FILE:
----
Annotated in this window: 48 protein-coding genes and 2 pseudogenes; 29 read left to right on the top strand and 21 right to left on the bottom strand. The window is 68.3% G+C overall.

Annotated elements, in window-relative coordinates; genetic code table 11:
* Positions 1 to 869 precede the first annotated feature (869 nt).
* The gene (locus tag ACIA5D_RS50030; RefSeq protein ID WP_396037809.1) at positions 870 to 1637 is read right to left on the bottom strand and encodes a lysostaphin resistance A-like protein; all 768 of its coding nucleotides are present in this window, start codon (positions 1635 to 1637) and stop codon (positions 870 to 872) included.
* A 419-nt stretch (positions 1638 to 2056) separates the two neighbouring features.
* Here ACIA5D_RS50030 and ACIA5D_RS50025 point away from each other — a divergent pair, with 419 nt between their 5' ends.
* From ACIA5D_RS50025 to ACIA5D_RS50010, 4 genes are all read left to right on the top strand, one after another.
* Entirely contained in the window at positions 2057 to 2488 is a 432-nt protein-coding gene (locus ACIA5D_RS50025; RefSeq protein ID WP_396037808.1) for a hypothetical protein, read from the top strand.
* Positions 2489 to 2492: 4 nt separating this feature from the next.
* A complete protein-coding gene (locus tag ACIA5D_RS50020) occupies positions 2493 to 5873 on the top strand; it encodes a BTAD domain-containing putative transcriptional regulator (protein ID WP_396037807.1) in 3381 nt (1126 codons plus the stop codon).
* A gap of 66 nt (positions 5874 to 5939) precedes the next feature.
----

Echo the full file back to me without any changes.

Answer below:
Annotated in this window: 48 protein-coding genes and 2 pseudogenes; 29 read left to right on the top strand and 21 right to left on the bottom strand. The window is 68.3% G+C overall.

Annotated elements, in window-relative coordinates; genetic code table 11:
* Positions 1 to 869 precede the first annotated feature (869 nt).
* The gene (locus tag ACIA5D_RS50030; RefSeq protein ID WP_396037809.1) at positions 870 to 1637 is read right to left on the bottom strand and encodes a lysostaphin resistance A-like protein; all 768 of its coding nucleotides are present in this window, start codon (positions 1635 to 1637) and stop codon (positions 870 to 872) included.
* A 419-nt stretch (positions 1638 to 2056) separates the two neighbouring features.
* Here ACIA5D_RS50030 and ACIA5D_RS50025 point away from each other — a divergent pair, with 419 nt between their 5' ends.
* From ACIA5D_RS50025 to ACIA5D_RS50010, 4 genes are all read left to right on the top strand, one after another.
* Entirely contained in the window at positions 2057 to 2488 is a 432-nt protein-coding gene (locus ACIA5D_RS50025; RefSeq protein ID WP_396037808.1) for a hypothetical protein, read from the top strand.
* Positions 2489 to 2492: 4 nt separating this feature from the next.
* A complete protein-coding gene (locus tag ACIA5D_RS50020) occupies positions 2493 to 5873 on the top strand; it encodes a BTAD domain-containing putative transcriptional regulator (protein ID WP_396037807.1) in 3381 nt (1126 codons plus the stop codon).
* A gap of 66 nt (positions 5874 to 5939) precedes the next feature.